Privateer Dragons of the Caribbean
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SALMAGUNDI

A highly-seasoned pirate dish made from available meats or fish.

SAND GLASS

Time aboard ship was measured by a sand glass (ampoletta in Spanish). The ship's boy turned the glass every half-hour in order to measure the time until his watch ended. Because the sand glass was not an accurate measurement of time, it was checked at regular intervals against sunrise, sunset, or midnight.

SCURVY

Many sailors on long trips got scurvy, which debilitates and then kills its victims. When the cause of scurvy was determined to be caused by a dietary deficiency in vitamin C, limes which are high in the vitamin were brought along for long voyages. After which, the British sailors who were forced to drink the lime juice in prevention of scurvy became known "limeys."

SCUTTLE

To sink one's own ship on purpose.

SEXTANT

Used in navigation, the sextant replaced the astrolabe in determining a ship's latitude. The word sextant comes from the Latin word meaning "one sixth."

SHILLING
Shilling

A New England coin.

SHIP, PARTS OF

Here is a diagram of a ship showing the principal ropes, spars, and sails.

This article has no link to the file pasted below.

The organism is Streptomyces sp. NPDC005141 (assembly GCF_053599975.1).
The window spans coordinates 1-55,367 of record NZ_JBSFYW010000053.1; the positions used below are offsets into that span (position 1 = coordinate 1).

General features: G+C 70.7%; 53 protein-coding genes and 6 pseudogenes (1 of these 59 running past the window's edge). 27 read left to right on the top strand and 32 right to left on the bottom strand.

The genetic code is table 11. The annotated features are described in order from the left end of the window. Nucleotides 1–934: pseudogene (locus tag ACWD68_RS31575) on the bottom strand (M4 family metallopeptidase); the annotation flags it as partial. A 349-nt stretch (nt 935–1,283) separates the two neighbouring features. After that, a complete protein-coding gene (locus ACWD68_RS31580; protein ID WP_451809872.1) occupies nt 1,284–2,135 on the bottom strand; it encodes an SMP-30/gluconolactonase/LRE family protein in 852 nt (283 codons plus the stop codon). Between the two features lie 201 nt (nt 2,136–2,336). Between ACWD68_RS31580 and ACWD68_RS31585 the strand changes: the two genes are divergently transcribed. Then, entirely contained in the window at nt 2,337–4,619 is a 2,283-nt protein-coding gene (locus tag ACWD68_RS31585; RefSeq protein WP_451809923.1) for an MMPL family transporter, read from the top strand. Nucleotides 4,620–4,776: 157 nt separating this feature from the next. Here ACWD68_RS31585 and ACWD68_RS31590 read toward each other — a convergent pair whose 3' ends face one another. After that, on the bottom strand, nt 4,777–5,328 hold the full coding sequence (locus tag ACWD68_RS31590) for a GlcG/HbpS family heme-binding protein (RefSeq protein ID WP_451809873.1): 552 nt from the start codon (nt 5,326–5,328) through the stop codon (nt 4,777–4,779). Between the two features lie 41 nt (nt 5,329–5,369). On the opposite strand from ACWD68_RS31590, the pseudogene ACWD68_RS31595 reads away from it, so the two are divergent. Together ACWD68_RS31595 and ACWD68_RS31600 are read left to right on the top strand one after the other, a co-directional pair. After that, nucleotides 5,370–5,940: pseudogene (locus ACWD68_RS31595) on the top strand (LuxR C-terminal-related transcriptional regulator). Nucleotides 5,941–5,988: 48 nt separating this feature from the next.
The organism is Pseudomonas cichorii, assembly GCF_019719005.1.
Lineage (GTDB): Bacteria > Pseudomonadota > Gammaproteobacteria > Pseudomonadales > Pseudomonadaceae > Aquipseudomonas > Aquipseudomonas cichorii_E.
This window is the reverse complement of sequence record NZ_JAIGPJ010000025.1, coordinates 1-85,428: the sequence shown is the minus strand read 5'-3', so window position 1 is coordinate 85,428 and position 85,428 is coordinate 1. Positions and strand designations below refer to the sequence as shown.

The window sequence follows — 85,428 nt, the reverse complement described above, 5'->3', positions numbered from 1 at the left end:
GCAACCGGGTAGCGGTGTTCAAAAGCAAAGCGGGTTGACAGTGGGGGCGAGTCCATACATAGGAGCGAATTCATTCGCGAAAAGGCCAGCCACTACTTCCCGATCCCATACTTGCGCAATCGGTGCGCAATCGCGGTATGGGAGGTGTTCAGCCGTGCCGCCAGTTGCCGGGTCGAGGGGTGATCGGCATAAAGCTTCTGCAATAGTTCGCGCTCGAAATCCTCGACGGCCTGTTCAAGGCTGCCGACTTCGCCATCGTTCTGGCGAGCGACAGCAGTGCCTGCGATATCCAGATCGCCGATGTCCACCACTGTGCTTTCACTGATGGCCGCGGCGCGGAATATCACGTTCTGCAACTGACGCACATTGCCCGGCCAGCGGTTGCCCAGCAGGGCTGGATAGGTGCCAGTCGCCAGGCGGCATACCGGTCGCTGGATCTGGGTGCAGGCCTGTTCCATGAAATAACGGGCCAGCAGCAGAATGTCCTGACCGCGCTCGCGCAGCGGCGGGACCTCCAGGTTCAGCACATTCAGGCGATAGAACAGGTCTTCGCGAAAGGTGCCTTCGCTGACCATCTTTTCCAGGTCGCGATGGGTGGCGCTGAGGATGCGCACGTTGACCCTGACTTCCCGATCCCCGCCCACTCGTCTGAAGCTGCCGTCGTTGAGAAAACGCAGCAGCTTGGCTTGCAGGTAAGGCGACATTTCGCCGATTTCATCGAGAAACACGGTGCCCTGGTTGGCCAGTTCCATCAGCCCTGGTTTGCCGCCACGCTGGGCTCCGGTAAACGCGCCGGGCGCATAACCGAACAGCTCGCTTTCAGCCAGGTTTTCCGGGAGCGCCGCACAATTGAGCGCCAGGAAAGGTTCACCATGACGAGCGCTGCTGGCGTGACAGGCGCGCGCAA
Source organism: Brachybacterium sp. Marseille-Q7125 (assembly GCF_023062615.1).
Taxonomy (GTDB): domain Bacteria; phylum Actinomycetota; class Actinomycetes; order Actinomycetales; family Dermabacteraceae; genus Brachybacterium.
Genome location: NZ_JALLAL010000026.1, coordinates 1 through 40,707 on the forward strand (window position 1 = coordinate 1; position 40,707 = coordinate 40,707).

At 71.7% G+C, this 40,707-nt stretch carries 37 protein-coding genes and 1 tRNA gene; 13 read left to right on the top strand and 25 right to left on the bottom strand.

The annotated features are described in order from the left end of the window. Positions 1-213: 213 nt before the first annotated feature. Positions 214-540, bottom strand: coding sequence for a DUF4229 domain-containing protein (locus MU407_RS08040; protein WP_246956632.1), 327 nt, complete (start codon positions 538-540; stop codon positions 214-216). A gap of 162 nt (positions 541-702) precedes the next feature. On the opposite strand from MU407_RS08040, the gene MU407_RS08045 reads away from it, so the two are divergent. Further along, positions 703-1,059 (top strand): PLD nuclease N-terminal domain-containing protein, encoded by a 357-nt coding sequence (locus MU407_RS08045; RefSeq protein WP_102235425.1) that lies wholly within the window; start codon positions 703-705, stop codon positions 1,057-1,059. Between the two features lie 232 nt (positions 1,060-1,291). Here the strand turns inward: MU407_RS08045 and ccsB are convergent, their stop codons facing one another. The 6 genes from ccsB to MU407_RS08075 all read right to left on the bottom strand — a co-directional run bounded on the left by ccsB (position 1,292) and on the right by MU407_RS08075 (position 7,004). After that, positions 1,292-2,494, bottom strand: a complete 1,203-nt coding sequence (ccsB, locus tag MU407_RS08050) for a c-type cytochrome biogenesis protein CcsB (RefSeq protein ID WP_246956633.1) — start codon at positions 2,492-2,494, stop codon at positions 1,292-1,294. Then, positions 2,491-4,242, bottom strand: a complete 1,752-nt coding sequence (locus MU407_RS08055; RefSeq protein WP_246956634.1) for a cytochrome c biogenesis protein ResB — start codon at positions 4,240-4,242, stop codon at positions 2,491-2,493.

SHROUDS

Rope ladders were used to reach the sails, mastheads, yardarms, rigging and the crow's nest on sailing vessels. The large vertical ropes were called shrouds, and the smaller side-to-side ropes were called ratlines.

SLOOP

A fast vessel with a single mast, the sloop maneuvered well in channels making it an excellent choice for pirates seeking less nimble ships to attack and plunder. It weighed 100 tons, could carry 75 pirates and 14 cannons.

Sloop

SOUNDING

Sounding is a method of measuring the depth of a body of water by dropping a weight attached to the end of a rope overboard and letting it hit the bottom.

SOUTH POLE

The south pole is the southernmost point on the Earth; it is located on the continent of Antarctica.

SOUTHERN HEMISPHERE

The Southern Hemisphere is the half of the Earth that is south of the equator.

spanISH MAIN

This referred to the Spanish-held mainland of Central America and northern South America and the nearby waters and islands of the Caribbean. The Spanish called the land Terra Firma (the Mainland). In English it was known as the Spanish Mainland or Spanish Main.

SPAR

A wooden pole used for supporting sails.

STARBOARD

When facing the front (bow) of the ship, the right side is called starboard (the left side is port).

STERN

The back of a ship (the front is the bow).

STRAIT

A strait is a narrow channel of water that connects two larger bodies of water.

SWABBIE

A swab is type of mop made out of rope-yarns or threads. A person who mopped the decks using the swab was called a swabbie.

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